July 23, 2020 | Main Spotlight: The ADA at 30: The Power of Inclusion on Main Street | By: Steve Wright, Disability Rights Advocate |
I adore main streets, historic districts, restaurant rows, quirky corridors and all the unique urban flavor they deliver with mom and pop shops, sidewalk cafes, scratch bakeries, used bookstores, restaurants, beautiful architecture and other unique experiences that are far from cookie cutter any town.
When I’m on Main Street, I also demand wheelchair access – on wide, unobstructed sidewalks, along safe crosswalks, through easily-accessible doorways, around the shelves at shops, at tables in different areas of restaurant and in the restroom. The sad thing is most of the charming urban corridors, the main streets, were built long before people thought about a built environment that included wheelchair users, people with other assistive mobility devices as well as folks with visual, hearing, or cognitive impairments.
I wrestle with issues each day. Do I patronize the used book shop, even though the piles of dusty design books block the path of my wife’s wheelchair? Do I boycott the coffee house in an old building up a few steps from the sidewalk? Do I settle for delivery from the hip, eclectic restaurant because it’s in an old building with a restroom downstairs and no elevator to accommodate my wife? There are no quick and easy answers.
The ADA turned 30 this year (July 26 is the specific date), but sadly, people with disabilities are still experiencing ableism. I’ve published quite a few essays that are calls to action for developers, landlords, tenants, architects, planners, engineers, remodelers, business improvement districts, development authorities and main streets organizations to remove barriers and join the world of universal design. That means design not done for pure ADA compliance, but rather is done in a way everyone from 8 to 80 can be comfortable with. It is achieved using ramps and topography, building fresh sidewalks and curb cuts and incorporating accessible restrooms, thresholds and maneuverability into capital improvements.
During the time of COVID, there are additional concerns as cities relax restrictions on streets and sidewalk use. It’s imperative to make sure to keep sidewalks accessible if your main street’s restaurants are expanding outdoor dining service due to a ban on indoor service.
Even if part of the street is marked off for pedestrians, how can a wheelchair user make it up the curb midblock? Even with a temporary ramp, my wife cannot get to the pharmacy next to you or the grocery on the other side if tables are blocking the sidewalk. And no, it’s not okay to make diners jump away from their tables to make way for the wheeler.
Here’s another tip: restaurants should provide accessible tables. If there the pavement is wide enough to put tables on, providing only picnic tables or high-top tables is not adequate. Businesses need to provide plenty of regular height tables with leg room underneath. Also, please help educate your businesses that one lowered “special” table for “special needs” is not enough.
Here’s another path to accommodating all that doesn’t cost a cent. Make sure bus, train and circulator stops are free of clutter that would block wheelchair access. Work with transport engineers to ensure that electrical boxes for streetlights are not creating barriers on sidewalks.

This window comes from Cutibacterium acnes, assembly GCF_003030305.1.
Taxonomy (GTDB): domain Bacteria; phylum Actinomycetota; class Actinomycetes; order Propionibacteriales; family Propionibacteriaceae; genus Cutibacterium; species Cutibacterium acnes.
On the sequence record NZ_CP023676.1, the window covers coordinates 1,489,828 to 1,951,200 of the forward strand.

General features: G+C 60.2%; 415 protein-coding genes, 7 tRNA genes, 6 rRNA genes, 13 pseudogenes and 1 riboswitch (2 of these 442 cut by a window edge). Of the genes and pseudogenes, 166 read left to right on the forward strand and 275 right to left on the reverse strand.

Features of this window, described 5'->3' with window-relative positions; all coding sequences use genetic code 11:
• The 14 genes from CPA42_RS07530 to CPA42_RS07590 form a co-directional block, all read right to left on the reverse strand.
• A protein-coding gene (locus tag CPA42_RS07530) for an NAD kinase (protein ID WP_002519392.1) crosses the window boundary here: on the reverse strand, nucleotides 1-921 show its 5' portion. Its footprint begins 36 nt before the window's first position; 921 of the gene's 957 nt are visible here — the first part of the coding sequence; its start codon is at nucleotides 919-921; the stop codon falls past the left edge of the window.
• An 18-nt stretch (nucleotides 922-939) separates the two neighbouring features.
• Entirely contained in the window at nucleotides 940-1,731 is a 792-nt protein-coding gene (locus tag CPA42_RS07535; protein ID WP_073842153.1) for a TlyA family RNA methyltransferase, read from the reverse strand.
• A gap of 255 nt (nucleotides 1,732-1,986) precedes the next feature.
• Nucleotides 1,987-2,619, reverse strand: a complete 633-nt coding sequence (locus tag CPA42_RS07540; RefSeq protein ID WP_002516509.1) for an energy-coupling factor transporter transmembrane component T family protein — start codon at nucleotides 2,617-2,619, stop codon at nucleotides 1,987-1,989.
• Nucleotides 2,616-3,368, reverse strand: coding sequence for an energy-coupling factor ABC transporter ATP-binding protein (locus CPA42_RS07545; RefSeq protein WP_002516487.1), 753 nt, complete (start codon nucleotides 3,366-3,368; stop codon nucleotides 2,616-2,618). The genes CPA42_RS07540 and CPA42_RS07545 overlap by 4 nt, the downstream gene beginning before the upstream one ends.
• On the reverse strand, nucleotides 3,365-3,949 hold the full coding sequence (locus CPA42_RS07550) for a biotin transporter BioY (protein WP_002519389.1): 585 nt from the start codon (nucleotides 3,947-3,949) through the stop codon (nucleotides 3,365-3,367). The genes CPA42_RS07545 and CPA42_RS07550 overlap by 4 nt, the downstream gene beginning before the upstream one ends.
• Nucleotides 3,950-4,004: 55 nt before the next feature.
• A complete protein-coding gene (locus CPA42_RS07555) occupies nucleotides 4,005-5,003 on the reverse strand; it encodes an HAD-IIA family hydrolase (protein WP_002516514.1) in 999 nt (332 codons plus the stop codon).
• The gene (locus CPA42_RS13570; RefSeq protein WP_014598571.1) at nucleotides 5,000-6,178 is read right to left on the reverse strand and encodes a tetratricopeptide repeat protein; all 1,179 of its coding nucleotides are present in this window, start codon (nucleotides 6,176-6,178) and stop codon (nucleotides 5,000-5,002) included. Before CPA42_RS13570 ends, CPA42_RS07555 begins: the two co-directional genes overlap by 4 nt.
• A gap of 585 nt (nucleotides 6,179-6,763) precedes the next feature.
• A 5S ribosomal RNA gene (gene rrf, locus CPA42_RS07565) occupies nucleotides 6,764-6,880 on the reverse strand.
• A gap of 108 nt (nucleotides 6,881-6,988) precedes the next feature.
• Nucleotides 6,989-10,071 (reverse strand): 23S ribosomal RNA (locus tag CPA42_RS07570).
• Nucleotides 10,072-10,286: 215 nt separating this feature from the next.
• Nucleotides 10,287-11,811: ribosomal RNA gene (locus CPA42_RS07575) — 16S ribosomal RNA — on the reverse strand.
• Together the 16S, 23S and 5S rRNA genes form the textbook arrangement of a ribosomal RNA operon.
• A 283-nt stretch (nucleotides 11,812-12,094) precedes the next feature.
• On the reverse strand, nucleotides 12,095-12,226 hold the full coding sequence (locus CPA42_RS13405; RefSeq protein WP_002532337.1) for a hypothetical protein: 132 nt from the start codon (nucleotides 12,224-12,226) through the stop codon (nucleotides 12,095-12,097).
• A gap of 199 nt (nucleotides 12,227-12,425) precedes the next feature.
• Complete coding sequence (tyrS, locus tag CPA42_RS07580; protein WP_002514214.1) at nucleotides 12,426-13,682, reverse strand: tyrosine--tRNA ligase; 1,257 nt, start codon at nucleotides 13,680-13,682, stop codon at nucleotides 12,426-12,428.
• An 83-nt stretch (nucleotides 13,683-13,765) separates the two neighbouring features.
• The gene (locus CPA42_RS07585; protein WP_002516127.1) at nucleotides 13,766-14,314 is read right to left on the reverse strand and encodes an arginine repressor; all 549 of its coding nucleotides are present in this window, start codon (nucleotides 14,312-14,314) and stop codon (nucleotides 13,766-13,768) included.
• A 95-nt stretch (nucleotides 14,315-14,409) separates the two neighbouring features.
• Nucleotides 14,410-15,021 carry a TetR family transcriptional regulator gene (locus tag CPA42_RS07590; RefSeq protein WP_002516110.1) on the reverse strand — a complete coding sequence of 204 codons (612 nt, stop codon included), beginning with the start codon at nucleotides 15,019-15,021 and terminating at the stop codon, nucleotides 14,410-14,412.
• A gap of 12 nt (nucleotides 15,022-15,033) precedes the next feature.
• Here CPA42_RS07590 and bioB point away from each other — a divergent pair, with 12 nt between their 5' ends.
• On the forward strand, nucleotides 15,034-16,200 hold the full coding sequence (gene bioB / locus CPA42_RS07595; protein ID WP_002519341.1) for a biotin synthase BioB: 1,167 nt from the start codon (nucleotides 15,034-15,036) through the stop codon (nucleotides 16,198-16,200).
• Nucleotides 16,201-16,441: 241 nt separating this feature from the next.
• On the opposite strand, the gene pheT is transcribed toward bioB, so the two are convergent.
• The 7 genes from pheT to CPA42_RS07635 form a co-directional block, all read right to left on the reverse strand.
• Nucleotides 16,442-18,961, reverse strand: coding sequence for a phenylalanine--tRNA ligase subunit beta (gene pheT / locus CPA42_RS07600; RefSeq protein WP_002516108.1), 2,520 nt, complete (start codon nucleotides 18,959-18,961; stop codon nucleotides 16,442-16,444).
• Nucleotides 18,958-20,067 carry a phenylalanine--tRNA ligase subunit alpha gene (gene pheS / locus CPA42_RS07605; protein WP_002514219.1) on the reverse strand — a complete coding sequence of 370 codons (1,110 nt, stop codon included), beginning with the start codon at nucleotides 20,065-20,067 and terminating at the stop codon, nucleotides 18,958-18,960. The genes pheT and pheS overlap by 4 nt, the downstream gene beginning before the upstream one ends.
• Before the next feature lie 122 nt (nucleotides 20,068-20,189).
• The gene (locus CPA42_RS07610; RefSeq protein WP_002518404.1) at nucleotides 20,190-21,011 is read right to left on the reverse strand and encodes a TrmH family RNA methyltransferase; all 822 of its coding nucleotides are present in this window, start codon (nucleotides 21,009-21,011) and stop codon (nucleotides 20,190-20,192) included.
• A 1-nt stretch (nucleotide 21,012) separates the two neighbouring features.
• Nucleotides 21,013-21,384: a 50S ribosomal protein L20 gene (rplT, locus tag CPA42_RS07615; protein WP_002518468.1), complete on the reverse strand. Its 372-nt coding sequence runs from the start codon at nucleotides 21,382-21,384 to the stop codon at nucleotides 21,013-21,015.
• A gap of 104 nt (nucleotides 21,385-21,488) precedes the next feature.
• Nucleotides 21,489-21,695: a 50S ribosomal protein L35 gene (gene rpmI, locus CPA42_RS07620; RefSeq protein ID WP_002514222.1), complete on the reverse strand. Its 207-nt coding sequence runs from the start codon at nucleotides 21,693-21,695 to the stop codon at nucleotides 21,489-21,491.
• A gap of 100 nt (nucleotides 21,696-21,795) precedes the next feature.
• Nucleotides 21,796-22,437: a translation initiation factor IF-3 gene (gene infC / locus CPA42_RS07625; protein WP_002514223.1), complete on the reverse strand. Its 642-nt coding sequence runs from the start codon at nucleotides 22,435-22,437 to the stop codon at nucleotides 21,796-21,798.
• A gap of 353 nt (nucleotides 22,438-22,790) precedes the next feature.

Street furniture is great, but make sure benches, wastebaskets and bike racks are not creating a barrier to pedestrians, especially those who use assistive mobility devices. Dockless bikes and scooters can be a great boost to walkability and first/last mile mobility. But be sure to heavily regulate how they are used and where they are parked. Otherwise, bikes and scooters pose literal barriers when they block sidewalks and passageways -- denying basic civil rights under the ADA.
Even during boom times, small businesses are not flush with corporate cash to throw at major building upgrades. But a lot of main streets feature old buildings that require 40-year recertification as well as major roof, HVAC, plumbing, and electrical upgrades. Inclusive design easily be incorporated into that work. It would cost dimes on the dollar when folded into other renovations.
Further, spending money to create inclusive spaces makes sense for businesses because it can helps capture a bigger market segment. The CDC says upwards of one in four people will experience some level of disability in their lifetime. I know small businesses that spend tens of thousands of dollars on marketing plans aimed at capturing less than five percent of a new market segment. And it’s money well spent. Now, imagine capturing the many billions of dollars of disposable income within the disability community – which includes their spouses, children, parents, friends, caregivers, healthcare professionals and colleagues.
So, why not ask city leaders to sweep wheelchair access into capital improvements, help your small businesses apply for mom and pop grants to build ramps, and encourage landlords to install elevators? Push your city, your CRA, your county transit system, your state DOT, your self-taxing district to fund wider sidewalks, safe crosswalks, accessible train/bus stops and on street accessible parking.
It’s sound business practice. It’s an egalitarian use of tax dollars. It’s sustainable and resilient. It will produce a great return on investment – simply by being welcoming to all.
About the Author
Steve Wright (@stevewright64) is a writer, disability rights activist and marketer of design services. He has 35 years of expertise in planning for the built environment. His byline has appeared in hundreds of newspapers, magazines and online publications. Based in Miami, he blogs daily at: http://urbantravelandaccessibility.blogspot.com/